After Gaza: Could Israel have faced its critics better?

So why have none of the Israeli media asked a few creative Israelis how the country could counter Hamas’s public-relations strategy?

Palestinian demonstrators run for cover from tear gas fired by Israeli forces during a protest at the Israel-Gaza border in the southern Gaza Strip, May 11, 2018 (photo credit: REUTERS/IBRAHEEM ABU MUSTAFA)
Palestinian demonstrators run for cover from tear gas fired by Israeli forces during a protest at the Israel-Gaza border in the southern Gaza Strip, May 11, 2018
After recent actions protecting the Gaza border, Israel faced much foreign criticism. Could it have answered these critics better? This is a legitimate question for a nation whose intelligence service managed to funnel out of Tehran – the capital of its arch enemies – half a ton of ultra-secret documents. It is also a legitimate question for a country where the creativity of many citizens has made it into the Start-Up Nation. If Israelis are so smart, why can’t its government deal adequately with extreme anti-Israeli incitement after its army confronts violent promoters of genocide?
Hamas has repeated variations of the same incitement strategies for a long time. It understands that Palestinians killed by Israel, even if most are terrorists, will lead to condemnations. Naturally from Arab states, but also from Western countries and part-time human rights organizations. These condemnations indirectly support the murderous goals of Hamas, even if the Western perpetrators of extreme anti-Israeli incitement deny that. The only resourcefulness Hamas leaders need is to continue to create – in disguise – violent ways to force the IDF to shoot at Palestinians. Since Hamas does not care about Palestinian deaths, this is easy.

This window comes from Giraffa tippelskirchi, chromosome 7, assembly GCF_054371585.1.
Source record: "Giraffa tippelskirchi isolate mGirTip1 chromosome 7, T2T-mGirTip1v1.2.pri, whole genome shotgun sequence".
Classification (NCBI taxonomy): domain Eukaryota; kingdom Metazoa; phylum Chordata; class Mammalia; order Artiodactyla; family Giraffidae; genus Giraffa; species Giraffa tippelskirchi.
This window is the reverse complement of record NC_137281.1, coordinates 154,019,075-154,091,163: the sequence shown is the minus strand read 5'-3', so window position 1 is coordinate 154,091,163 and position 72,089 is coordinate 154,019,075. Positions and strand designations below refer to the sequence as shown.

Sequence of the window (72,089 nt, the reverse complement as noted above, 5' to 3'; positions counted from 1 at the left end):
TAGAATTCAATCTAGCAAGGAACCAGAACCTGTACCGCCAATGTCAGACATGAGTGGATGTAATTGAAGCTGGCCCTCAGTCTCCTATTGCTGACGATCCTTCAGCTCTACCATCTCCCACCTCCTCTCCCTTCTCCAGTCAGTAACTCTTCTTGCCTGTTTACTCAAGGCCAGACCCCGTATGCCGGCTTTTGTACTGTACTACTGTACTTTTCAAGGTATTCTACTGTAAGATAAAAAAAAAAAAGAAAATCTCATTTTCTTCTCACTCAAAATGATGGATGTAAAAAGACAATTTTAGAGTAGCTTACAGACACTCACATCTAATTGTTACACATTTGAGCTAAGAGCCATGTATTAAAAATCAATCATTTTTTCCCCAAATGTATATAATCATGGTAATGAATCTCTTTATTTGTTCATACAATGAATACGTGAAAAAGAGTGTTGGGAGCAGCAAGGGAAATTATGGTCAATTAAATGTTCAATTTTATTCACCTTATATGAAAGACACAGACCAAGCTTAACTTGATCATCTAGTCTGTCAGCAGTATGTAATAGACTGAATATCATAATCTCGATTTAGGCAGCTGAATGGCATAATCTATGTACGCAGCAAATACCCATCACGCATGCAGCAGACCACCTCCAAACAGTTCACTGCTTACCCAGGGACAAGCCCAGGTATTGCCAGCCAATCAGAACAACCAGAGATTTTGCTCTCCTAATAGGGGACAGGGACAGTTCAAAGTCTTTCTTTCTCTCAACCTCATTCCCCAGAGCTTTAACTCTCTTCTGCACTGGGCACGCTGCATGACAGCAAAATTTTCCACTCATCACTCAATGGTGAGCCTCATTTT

There must be better approaches to solving these challenges than some recent Israeli official reactions. These included the frisking of the Turkish representative when he entered the Israeli Foreign Office, and the ritual rebuking of the ambassadors of Belgium, Spain and Slovenia after their countries voted for another – by definition biased – investigation by the UN Human Rights Council. It is understandable that Minister Yuval Steinitz was angry after the European Union’s arch-hypocrites asked to probe an incident in which an Arab activist was injured by police in Haifa. Yet his telling the EU to go to a thousand hells was not helpful.
This time, there were a few intelligent reactions from Israeli officials. Deputy Minister Michael Oren responded to a Canadian Broadcasting Corporation (CBC) journalist by saying her mode of questioning was exactly what Hamas wanted. After the interviewer asked a series of questions that would have been relevant only if the Gaza protests had been entirely peaceful, Oren told her about the protesters at the fence: “Their goal was to break through and kill. Now you spin it in a different way, but it wasn’t. The way you spin it, it’s just the way Hamas wants it.” Oren added that he hoped Hamas would send the journalist a thank-you note because she was doing great in their eyes.
ANOTHER INTERESTING reaction came from Israeli Ambassador to Belgium Simona Frenkel. She was called in by the Belgian Ministry of Foreign Affairs. During the meeting her hosts raised the idea of an “independent” investigation into the Gaza deaths. The ambassador pointed out that concerning Israel, there has never been an independent investigation commission. She added: “They have all been political where there is an automatic majority against Israel.”